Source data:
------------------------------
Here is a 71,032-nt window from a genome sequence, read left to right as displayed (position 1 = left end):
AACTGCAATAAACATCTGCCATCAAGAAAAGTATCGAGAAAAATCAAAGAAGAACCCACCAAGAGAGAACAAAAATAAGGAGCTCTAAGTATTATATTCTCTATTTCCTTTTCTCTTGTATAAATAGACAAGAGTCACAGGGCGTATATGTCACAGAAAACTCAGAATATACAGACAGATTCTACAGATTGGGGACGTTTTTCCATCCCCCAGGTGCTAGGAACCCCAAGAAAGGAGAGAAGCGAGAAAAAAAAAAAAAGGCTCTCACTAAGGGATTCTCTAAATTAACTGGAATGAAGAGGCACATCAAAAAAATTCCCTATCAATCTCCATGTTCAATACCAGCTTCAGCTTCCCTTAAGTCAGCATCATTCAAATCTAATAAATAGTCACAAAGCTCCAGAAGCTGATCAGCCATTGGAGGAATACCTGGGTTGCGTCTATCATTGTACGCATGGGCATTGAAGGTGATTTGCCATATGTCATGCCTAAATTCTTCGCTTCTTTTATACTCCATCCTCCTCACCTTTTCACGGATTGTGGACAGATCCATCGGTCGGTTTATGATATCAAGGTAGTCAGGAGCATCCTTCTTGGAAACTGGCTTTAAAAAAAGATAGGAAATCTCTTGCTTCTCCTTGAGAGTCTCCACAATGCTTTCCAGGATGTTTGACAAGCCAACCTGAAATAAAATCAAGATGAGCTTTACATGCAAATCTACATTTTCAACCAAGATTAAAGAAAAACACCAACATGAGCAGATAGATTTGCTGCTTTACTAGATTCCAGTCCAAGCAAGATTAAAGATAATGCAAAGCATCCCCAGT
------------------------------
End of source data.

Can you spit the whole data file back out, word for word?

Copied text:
Here is a 71,032-nt window from a genome sequence, read left to right as displayed (position 1 = left end):
AACTGCAATAAACATCTGCCATCAAGAAAAGTATCGAGAAAAATCAAAGAAGAACCCACCAAGAGAGAACAAAAATAAGGAGCTCTAAGTATTATATTCTCTATTTCCTTTTCTCTTGTATAAATAGACAAGAGTCACAGGGCGTATATGTCACAGAAAACTCAGAATATACAGACAGATTCTACAGATTGGGGACGTTTTTCCATCCCCCAGGTGCTAGGAACCCCAAGAAAGGAGAGAAGCGAGAAAAAAAAAAAAAGGCTCTCACTAAGGGATTCTCTAAATTAACTGGAATGAAGAGGCACATCAAAAAAATTCCCTATCAATCTCCATGTTCAATACCAGCTTCAGCTTCCCTTAAGTCAGCATCATTCAAATCTAATAAATAGTCACAAAGCTCCAGAAGCTGATCAGCCATTGGAGGAATACCTGGGTTGCGTCTATCATTGTACGCATGGGCATTGAAGGTGATTTGCCATATGTCATGCCTAAATTCTTCGCTTCTTTTATACTCCATCCTCCTCACCTTTTCACGGATTGTGGACAGATCCATCGGTCGGTTTATGATATCAAGGTAGTCAGGAGCATCCTTCTTGGAAACTGGCTTTAAAAAAAGATAGGAAATCTCTTGCTTCTCCTTGAGAGTCTCCACAATGCTTTCCAGGATGTTTGACAAGCCAACCTGAAATAAAATCAAGATGAGCTTTACATGCAAATCTACATTTTCAACCAAGATTAAAGAAAAACACCAACATGAGCAGATAGATTTGCTGCTTTACTAGATTCCAGTCCAAGCAAGATTAAAGATAATGCAAAGCATCCCCAGT